The very idea that the teachings can be mastered will arouse controversy within Buddhist circles. Even so, Ingram insists that enlightenment is an attainable goal, once our fanciful tions of it are stripped away, and we have learned to use meditation as a method for examining reality rather than an opportunity to wallow in self-absorbed mind-ise. Ingram sets out concisely the difference between concentration-based and insight (vipassana) meditation; he provides example practices; and most importantly he presents detailed maps of the states of mind we are likely to encounter, and the stages we must negotiate as we move through clearly-defined cycles of insight. Its easy to feel overawed, at first, by Ingram's assurance and ease in the higher levels of consciousness, but consistently he writes as a down-to-earth and compassionate guide, and to the practitioner willing to commit themselves this is a glittering gift of a book.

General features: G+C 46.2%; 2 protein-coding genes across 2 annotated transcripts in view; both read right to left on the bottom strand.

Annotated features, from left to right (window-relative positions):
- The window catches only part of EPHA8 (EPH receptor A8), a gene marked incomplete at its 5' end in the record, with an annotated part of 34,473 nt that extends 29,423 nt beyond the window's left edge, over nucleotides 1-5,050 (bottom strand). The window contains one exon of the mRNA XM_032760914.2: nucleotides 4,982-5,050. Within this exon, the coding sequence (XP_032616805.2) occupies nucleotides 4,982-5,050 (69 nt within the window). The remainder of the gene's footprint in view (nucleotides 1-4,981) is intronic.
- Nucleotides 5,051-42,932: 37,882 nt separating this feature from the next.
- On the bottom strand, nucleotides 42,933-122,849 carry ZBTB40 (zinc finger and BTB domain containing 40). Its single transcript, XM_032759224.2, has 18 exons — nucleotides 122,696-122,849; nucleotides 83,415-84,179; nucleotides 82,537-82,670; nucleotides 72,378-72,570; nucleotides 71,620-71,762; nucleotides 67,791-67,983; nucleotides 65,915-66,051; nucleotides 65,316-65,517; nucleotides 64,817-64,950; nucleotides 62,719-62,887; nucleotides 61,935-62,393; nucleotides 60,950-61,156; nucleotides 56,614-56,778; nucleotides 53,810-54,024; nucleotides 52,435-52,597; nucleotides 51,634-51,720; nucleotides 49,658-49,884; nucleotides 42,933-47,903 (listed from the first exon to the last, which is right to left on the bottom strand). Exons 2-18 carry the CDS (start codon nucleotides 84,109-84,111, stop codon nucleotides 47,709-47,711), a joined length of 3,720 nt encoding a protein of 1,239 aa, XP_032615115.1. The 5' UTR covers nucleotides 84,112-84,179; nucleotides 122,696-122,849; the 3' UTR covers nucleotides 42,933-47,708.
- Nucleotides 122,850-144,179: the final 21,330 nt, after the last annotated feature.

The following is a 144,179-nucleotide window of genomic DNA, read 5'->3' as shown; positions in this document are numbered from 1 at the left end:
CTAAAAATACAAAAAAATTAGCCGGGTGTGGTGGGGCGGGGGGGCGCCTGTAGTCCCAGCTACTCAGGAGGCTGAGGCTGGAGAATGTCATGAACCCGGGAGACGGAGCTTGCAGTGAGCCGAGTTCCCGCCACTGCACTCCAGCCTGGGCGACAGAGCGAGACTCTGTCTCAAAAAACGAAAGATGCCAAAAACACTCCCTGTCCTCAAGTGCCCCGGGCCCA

Daniel Ingram began entering into classical meditation territory, as a teenager, quite by accident and without knowing it crossed into territory that he would later call various names, including The Dark Night and the Knowledges of Suffering. He had no idea what had happened, but somehow knew that he had to find something. After being inspired by a good friend who got to the first stage of enlightenment after a retreat in centers in the Buddhist tradition, he began going on intensive insight meditation retreats in the US, India and Malaysia. By simply following the instructions he achieved the expected results, and has since become part of the global movement of meditation reform, a movement that seeks to preserve core meditation technology and supports, integrate helpful aspects from across traditions, refine the techniques and maps through exploration and verification, and spread the message that it can be done. It is also a movement to strip away the aspects of dogma, ritual, rigid hierarchy, myth and falsehood that hinder high-level practice and keep the culture of meditation mired in unhelpful taboos and misplaced effort. Dr. Ingram also has an MD, a Master's degree in Public Health, and a Batchelor's degree in English Literature. He practices in the US as a board certified Emergency Medicine physician. He hopes that those on the path will practice well, aim high and become accomplished practitioners who will help to train others to do the same.